The cinematography by David Watkin, who shot Ken Russell’s satanic cult masterpiece The Devils, is stunning. There are gorgeous shots of still lakes and ponds at the German locations where they filmed the convent scenes. There are moments at those locations where some shots look like paintings. When the film moves to London the look becomes sharper and then darker toward the finale. Watkins’s work in this film is truly artistic.
The screenplay process proved to be problematic. Christopher Wicking, who wrote Scream and Scream Again and Murders in the Rue Morgue for Hammer, did the first shooting script. The director then hired Gerald Vaughan-Hughes, who wrote Ridley Scott’s debut film The Duelists, to give the script a punch or two more. Wicking was said to have been surprised when he saw the dailies and found scenes that he did not write.
All of the elements eventually came together, for better or worse, and for three quarters of the film we have one of the finest satanic horror movies ever made.
It was the ending that would provide an obstacle for the filmmakers and ultimately the movie going public.
Hammer executives were not happy with the ending, as they felt it had too much religious symbolism. For some reason they had no problem with all of the satanic symbols but, I digress. The ending, as originally shot, showed Lee standing inside a circle of blood next to an altar where Kinski is ready to accept Satan into her womb. Lee feels he is safe, according to the satanic bible, due to the ritualistic circle being shielded by blood. Widmark has discovered an ancient rock with the blood of Satan’s angels on it and wants to use it to destroy Lee and send the Devil back to Hell. Widmark throws the rock and hits Lee. Grabbing Kinski, Widmark runs to safety and we are treated to a scene of Lee being killed by lightning and falling to the ground in the pose of a crucifixion; a proper ending to be sure.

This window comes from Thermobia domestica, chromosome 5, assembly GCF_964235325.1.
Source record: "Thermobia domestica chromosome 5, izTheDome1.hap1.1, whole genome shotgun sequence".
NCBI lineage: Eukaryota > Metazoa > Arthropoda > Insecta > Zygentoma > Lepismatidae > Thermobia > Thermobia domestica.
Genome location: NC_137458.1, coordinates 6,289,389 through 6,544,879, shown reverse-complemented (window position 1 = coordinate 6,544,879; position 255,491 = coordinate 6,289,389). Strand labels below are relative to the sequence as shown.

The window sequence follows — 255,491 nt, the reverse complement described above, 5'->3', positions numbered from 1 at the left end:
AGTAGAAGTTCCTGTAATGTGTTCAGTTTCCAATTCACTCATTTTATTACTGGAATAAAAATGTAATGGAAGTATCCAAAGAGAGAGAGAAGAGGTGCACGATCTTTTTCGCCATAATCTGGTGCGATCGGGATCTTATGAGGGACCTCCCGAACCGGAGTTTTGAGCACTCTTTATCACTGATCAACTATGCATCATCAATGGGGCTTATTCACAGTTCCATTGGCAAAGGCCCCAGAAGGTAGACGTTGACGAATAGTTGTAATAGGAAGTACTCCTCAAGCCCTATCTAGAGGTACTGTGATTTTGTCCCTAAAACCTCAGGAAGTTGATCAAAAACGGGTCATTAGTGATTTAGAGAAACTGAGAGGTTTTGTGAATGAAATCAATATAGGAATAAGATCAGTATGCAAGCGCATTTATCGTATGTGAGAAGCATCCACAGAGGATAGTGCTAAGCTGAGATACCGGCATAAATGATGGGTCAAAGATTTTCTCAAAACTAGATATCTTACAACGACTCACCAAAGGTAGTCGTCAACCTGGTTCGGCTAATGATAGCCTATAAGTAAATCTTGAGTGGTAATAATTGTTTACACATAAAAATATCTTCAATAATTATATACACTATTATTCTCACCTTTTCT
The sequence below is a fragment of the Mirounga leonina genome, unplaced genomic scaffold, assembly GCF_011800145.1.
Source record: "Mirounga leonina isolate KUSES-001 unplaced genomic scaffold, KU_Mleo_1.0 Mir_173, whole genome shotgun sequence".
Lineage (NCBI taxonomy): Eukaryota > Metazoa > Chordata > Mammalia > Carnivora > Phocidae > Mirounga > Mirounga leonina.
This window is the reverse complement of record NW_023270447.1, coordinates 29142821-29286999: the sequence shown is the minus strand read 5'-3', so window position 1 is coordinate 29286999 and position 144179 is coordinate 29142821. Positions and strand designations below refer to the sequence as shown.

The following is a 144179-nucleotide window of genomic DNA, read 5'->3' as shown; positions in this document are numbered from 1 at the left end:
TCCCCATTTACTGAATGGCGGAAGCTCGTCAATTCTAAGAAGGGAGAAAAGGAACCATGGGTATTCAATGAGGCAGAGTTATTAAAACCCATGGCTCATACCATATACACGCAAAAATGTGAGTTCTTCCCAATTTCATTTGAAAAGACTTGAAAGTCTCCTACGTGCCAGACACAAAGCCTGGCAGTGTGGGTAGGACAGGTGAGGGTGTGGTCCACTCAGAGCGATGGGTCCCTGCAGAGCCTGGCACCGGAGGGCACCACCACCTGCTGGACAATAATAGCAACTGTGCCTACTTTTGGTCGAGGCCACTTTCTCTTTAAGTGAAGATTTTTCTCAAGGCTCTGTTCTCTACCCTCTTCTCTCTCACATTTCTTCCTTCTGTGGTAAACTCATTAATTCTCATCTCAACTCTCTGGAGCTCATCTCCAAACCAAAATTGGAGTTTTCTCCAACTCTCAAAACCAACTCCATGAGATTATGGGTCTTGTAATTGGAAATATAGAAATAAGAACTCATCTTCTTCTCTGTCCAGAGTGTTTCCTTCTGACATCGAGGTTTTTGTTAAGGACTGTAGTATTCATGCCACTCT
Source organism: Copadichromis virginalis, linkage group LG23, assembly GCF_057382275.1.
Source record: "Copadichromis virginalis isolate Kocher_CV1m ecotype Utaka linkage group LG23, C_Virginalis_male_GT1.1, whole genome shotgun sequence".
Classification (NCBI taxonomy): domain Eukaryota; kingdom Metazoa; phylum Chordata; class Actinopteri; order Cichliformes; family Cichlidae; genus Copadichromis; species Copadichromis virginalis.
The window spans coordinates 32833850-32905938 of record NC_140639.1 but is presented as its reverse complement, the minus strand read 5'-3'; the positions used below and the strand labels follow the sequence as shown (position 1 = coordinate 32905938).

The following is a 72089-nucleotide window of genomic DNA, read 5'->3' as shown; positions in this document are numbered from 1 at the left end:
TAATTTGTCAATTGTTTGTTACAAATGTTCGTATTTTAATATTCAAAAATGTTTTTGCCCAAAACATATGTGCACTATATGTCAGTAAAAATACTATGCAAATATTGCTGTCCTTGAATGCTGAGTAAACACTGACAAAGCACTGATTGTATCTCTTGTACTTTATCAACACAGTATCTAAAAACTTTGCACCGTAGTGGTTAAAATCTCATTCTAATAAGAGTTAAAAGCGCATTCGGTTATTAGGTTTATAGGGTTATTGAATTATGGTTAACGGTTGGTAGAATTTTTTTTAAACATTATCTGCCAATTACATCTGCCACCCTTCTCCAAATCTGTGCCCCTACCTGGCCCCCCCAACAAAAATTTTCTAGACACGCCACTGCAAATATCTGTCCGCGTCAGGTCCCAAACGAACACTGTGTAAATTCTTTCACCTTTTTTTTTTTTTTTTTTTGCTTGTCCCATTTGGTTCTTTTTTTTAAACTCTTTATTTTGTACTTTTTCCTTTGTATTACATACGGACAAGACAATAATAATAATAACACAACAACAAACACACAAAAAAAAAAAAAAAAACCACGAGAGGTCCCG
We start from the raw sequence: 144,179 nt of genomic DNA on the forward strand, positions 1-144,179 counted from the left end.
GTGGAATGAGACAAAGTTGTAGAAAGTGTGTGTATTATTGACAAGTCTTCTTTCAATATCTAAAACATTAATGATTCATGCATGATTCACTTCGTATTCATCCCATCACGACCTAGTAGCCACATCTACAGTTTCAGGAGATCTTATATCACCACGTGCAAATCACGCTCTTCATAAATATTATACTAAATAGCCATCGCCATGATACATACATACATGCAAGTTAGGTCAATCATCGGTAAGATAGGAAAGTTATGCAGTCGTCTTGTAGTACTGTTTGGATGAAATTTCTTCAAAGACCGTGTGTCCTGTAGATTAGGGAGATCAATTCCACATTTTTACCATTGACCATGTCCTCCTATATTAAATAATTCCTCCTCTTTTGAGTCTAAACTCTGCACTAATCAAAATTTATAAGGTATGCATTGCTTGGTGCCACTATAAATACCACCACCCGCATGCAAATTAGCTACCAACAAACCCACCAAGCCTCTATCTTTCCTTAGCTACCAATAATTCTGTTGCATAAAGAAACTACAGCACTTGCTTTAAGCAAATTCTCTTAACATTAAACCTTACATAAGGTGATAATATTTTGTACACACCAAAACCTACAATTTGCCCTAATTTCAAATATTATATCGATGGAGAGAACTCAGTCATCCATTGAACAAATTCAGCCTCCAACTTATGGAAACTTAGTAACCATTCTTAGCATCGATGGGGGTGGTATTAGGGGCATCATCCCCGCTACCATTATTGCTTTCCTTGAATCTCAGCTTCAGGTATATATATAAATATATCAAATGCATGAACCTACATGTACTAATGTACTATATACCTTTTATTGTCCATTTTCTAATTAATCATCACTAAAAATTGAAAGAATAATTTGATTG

Alas, the director was forced to change it and was out of time and money. One of the editors carved out a silly and stultifying dumb ending which, to be fair, I should not mention due to spoilers. I will say that it is so inept that it almost destroys what came before it, almost. Dennis Wheatley was appropriately appalled when first seeing the bastardized ending. He since disowned the film calling it “rubbish.”
To the Devil a Daughter was a hit in Europe but never found an audience in the U.S. and has mostly faded from filmgoer’s memories. Rob Zombie has sampled lines from the film in two of his songs, “Black Sunshine” and “Super Charger Heaven”. Zombie has also stated that the film was an influence on both his music and films.
The great Anchor Bay released a special DVD edition in the early 2000’s to not much fanfare, however there is a very good retrospective documentary on the making of the film where many of the actors and the filmmakers give frankly honest interviews about their involvement. I hope a special edition for Blu Ray is not far off. Although the DVD was a good print, this film deserves a proper transfer.
The film was brutally criticized by nearly everyone who saw it for being exploitative and incoherent. One cannot argue with these criticisms but, at the same time, it is an enjoyable film.
In the annals of satanic horror, To the Devil a Daughter, minus the terribly misguided ending, is an unsung classic. It has a terrific cast, classy production values, and some chilling moments. Despite its flaws, the film is a strange horror classic that does have a place in horror film history.
Sadly, it was the final Hammer horror film to be produced and I find it to be a fitting epitaph.
3 1/2 out of 5 stars